Feeding the easy keeper

The mistake a lot of us make with an overweight horse is just thinking that we shouldn’t feed it very much at all, and generally feed it a very low quality diet (straw for example) or lock it up so it can’t eat much at all. The problem with doing this is that while you will do a good job of restricting calories and causing weight loss, you will also be severely restricting protein, vitamin and mineral intakes, and in doing that, you are going to cause more health problems than you can imagine.

To feed your ‘easy keeper’ a restricted calorie diet without compromising its health you should do the following:

  1. Restrict access to good quality pasture or forage
    Because most pastures nowadays are designed to fatten cattle or sheep, they are now more like double chocolate mudcake than high fibre Allbran for horses, meaning horses grazing them will usually become grossly overweight. Thus we need to restrict their access to the pasture. You can do this in one of two ways. First, you can lock your horse up over a night or day period off the pasture or you can put a grazing muzzle on your horse. I like the muzzles as they allow your horse to be out wandering around and interacting with herd mates without having access to massive quantities of feed. It also still allows the horse to have its head down and be chewing all day which helps keep their gastrointestinal and respiratory tracts nice and healthy.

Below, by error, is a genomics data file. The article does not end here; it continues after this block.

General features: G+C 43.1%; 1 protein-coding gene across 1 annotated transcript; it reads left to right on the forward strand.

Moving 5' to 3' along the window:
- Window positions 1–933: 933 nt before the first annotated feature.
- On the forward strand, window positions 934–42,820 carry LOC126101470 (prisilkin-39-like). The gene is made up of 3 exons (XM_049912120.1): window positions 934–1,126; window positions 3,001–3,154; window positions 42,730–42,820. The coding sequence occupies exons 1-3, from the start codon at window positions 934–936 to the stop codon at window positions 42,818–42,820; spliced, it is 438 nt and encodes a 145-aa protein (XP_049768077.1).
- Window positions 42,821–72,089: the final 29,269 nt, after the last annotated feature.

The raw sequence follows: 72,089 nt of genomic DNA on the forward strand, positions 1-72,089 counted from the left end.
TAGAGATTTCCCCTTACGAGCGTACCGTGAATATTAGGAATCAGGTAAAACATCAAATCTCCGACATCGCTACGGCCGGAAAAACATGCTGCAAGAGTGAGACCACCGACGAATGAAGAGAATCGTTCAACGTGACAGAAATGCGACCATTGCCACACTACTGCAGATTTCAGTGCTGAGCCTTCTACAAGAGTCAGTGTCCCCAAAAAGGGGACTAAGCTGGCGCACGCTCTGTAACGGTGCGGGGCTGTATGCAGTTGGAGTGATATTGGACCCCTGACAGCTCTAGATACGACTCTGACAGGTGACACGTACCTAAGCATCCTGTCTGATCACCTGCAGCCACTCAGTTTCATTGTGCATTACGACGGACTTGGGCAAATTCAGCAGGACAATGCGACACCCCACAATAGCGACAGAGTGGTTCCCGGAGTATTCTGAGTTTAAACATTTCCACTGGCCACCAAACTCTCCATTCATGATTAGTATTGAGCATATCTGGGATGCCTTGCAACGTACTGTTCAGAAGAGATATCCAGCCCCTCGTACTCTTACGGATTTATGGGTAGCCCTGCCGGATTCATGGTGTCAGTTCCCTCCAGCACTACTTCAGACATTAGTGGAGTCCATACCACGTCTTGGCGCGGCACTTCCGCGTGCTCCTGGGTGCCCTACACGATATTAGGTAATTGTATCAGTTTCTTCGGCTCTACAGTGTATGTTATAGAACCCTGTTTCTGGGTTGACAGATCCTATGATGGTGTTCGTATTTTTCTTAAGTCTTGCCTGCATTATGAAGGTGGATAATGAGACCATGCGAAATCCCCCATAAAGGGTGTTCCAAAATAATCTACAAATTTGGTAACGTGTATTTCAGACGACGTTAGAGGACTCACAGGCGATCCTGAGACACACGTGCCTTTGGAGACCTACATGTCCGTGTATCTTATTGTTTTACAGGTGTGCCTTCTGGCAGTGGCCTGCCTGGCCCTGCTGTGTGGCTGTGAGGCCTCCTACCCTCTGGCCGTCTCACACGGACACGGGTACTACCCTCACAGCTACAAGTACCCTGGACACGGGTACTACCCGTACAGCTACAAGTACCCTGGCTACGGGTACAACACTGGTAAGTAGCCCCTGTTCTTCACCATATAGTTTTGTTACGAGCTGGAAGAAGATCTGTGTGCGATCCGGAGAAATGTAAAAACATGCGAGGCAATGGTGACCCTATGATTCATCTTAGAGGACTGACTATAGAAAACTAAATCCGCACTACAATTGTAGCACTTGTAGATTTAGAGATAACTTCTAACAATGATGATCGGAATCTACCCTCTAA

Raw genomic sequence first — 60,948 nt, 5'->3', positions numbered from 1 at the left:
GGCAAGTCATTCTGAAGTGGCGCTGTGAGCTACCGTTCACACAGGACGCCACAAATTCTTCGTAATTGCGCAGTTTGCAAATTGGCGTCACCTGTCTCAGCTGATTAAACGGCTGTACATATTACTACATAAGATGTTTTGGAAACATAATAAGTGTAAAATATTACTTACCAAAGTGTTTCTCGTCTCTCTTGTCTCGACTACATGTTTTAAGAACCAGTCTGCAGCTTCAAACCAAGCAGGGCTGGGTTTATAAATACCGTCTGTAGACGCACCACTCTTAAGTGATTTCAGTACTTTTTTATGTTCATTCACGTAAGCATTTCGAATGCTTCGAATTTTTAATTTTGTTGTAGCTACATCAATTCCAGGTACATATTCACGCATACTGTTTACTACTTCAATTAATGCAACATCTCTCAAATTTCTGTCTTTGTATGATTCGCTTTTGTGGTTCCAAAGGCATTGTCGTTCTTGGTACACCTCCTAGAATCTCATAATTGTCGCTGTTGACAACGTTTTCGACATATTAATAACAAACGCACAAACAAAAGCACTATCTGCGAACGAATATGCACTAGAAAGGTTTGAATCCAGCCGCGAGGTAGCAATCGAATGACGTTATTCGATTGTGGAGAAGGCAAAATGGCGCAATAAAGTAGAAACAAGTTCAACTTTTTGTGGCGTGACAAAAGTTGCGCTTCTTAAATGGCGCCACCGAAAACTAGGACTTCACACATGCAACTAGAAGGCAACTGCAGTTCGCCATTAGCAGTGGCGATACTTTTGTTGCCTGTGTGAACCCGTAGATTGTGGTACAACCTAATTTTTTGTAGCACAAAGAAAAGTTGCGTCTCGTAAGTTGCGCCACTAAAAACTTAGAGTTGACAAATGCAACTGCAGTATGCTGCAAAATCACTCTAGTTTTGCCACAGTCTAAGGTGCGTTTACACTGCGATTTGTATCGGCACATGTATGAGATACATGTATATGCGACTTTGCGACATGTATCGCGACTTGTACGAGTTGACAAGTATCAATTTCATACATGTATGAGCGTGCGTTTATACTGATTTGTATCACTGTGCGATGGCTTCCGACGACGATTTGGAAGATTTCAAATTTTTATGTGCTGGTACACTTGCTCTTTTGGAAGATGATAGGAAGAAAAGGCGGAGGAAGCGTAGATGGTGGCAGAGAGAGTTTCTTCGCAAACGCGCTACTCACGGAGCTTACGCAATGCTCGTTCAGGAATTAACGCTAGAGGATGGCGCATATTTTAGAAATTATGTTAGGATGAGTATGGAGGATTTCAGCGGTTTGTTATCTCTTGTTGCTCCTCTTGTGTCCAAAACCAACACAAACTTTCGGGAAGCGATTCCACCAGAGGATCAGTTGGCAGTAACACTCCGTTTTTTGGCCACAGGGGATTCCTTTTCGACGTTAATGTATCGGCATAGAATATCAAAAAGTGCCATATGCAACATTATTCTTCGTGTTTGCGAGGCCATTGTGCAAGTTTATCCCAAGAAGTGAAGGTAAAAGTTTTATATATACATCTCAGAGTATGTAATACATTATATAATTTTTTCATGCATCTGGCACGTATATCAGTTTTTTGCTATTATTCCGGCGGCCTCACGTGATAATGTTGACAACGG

2. Provide access to very low quality hay
    Because you are restricting your horse’s forage intake at pasture (or if your horse has no access to pasture) it is essential that you do fill your horse up with a high fibre forage. Suitable forages include weather damaged lucerne hay, cereal crop straw or a very, very mature or weather damaged grass hay like the stalky pasture hay in the photo (be careful to ensure all are mould and contaminant free).Your horse’s intake of pasture will determine how much extra forage you have to feed. Around 2% of your horse’s bodyweight (10 kg for a 500 kg horse) should be the minimum you feed to a horse with no access to pasture. If your horse does have access to pasture you should feed less than that, but the amount really depends on your horse and the quality of your pasture. Use FeedXL to work out how much hay is needed to meet your horse’s feed intake requirement, without overfeeding digestible energy.To extend the amount of time it takes the horse to eat its hay and help prevent boredom, put the hay into 2 or 3 hay nets as this makes it harder for the horse to pull it out and eat, so will keep the horse chewing for a lot longer.
  3. Add some high quality protein to the diet
    While you need to restrict your horse’s calorie intake (by restricting access to pasture and feeding low quality forage) you need to make sure that you still meet their protein requirements. Failure to meet protein requirements can result in muscle wastage, poor hair coat and terrible hoof quality.Full fat soybean or soybean meal contains the best quality plant protein available. You only need to add a small amount (up to 400 grams per day for a 500 kg horse on a diet of poor quality hay) to help maintain hoof and coat quality and avoid muscle wastage. You can also add a small amount of lucerne hay or chaff to the horse’s diet to add some quality protein.